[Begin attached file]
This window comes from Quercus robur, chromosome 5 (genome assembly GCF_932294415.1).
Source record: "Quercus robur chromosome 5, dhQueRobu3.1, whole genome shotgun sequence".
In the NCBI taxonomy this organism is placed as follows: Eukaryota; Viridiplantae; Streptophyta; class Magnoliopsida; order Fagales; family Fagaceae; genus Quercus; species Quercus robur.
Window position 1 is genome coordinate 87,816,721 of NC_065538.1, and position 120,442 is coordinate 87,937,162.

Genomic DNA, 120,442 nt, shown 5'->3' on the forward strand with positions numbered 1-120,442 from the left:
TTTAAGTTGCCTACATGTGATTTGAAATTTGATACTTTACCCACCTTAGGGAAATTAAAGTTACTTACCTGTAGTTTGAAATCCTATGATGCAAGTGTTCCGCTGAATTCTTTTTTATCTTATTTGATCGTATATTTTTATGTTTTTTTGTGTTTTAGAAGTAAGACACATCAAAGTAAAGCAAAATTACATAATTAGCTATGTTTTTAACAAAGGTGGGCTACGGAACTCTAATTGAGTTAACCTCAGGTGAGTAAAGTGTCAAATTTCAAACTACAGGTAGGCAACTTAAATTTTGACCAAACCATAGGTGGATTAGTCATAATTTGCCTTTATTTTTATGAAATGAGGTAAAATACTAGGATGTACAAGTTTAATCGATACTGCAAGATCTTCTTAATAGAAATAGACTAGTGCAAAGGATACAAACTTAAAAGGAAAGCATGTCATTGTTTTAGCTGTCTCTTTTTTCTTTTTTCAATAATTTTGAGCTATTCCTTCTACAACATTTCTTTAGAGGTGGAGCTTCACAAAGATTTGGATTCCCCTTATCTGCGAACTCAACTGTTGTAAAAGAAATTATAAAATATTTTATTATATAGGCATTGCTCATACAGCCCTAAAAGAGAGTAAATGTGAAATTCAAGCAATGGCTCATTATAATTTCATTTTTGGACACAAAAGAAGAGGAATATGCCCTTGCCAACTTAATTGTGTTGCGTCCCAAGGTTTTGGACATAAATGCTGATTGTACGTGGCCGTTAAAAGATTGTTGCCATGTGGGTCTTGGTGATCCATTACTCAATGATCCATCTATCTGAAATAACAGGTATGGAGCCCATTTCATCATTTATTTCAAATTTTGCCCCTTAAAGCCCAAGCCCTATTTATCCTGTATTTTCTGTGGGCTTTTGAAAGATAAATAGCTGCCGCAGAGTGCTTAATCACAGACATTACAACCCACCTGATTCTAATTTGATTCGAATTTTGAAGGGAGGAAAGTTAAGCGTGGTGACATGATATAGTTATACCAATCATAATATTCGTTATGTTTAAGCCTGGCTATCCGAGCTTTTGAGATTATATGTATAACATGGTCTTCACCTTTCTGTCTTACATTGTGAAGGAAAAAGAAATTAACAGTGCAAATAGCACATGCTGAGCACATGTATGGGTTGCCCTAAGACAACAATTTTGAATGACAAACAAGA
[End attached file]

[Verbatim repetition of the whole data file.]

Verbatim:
This window comes from Quercus robur, chromosome 5 (genome assembly GCF_932294415.1).
Source record: "Quercus robur chromosome 5, dhQueRobu3.1, whole genome shotgun sequence".
In the NCBI taxonomy this organism is placed as follows: Eukaryota; Viridiplantae; Streptophyta; class Magnoliopsida; order Fagales; family Fagaceae; genus Quercus; species Quercus robur.
Window position 1 is genome coordinate 87,816,721 of NC_065538.1, and position 120,442 is coordinate 87,937,162.

Genomic DNA, 120,442 nt, shown 5'->3' on the forward strand with positions numbered 1-120,442 from the left:
TTTAAGTTGCCTACATGTGATTTGAAATTTGATACTTTACCCACCTTAGGGAAATTAAAGTTACTTACCTGTAGTTTGAAATCCTATGATGCAAGTGTTCCGCTGAATTCTTTTTTATCTTATTTGATCGTATATTTTTATGTTTTTTTGTGTTTTAGAAGTAAGACACATCAAAGTAAAGCAAAATTACATAATTAGCTATGTTTTTAACAAAGGTGGGCTACGGAACTCTAATTGAGTTAACCTCAGGTGAGTAAAGTGTCAAATTTCAAACTACAGGTAGGCAACTTAAATTTTGACCAAACCATAGGTGGATTAGTCATAATTTGCCTTTATTTTTATGAAATGAGGTAAAATACTAGGATGTACAAGTTTAATCGATACTGCAAGATCTTCTTAATAGAAATAGACTAGTGCAAAGGATACAAACTTAAAAGGAAAGCATGTCATTGTTTTAGCTGTCTCTTTTTTCTTTTTTCAATAATTTTGAGCTATTCCTTCTACAACATTTCTTTAGAGGTGGAGCTTCACAAAGATTTGGATTCCCCTTATCTGCGAACTCAACTGTTGTAAAAGAAATTATAAAATATTTTATTATATAGGCATTGCTCATACAGCCCTAAAAGAGAGTAAATGTGAAATTCAAGCAATGGCTCATTATAATTTCATTTTTGGACACAAAAGAAGAGGAATATGCCCTTGCCAACTTAATTGTGTTGCGTCCCAAGGTTTTGGACATAAATGCTGATTGTACGTGGCCGTTAAAAGATTGTTGCCATGTGGGTCTTGGTGATCCATTACTCAATGATCCATCTATCTGAAATAACAGGTATGGAGCCCATTTCATCATTTATTTCAAATTTTGCCCCTTAAAGCCCAAGCCCTATTTATCCTGTATTTTCTGTGGGCTTTTGAAAGATAAATAGCTGCCGCAGAGTGCTTAATCACAGACATTACAACCCACCTGATTCTAATTTGATTCGAATTTTGAAGGGAGGAAAGTTAAGCGTGGTGACATGATATAGTTATACCAATCATAATATTCGTTATGTTTAAGCCTGGCTATCCGAGCTTTTGAGATTATATGTATAACATGGTCTTCACCTTTCTGTCTTACATTGTGAAGGAAAAAGAAATTAACAGTGCAAATAGCACATGCTGAGCACATGTATGGGTTGCCCTAAGACAACAATTTTGAATGACAAACAAGA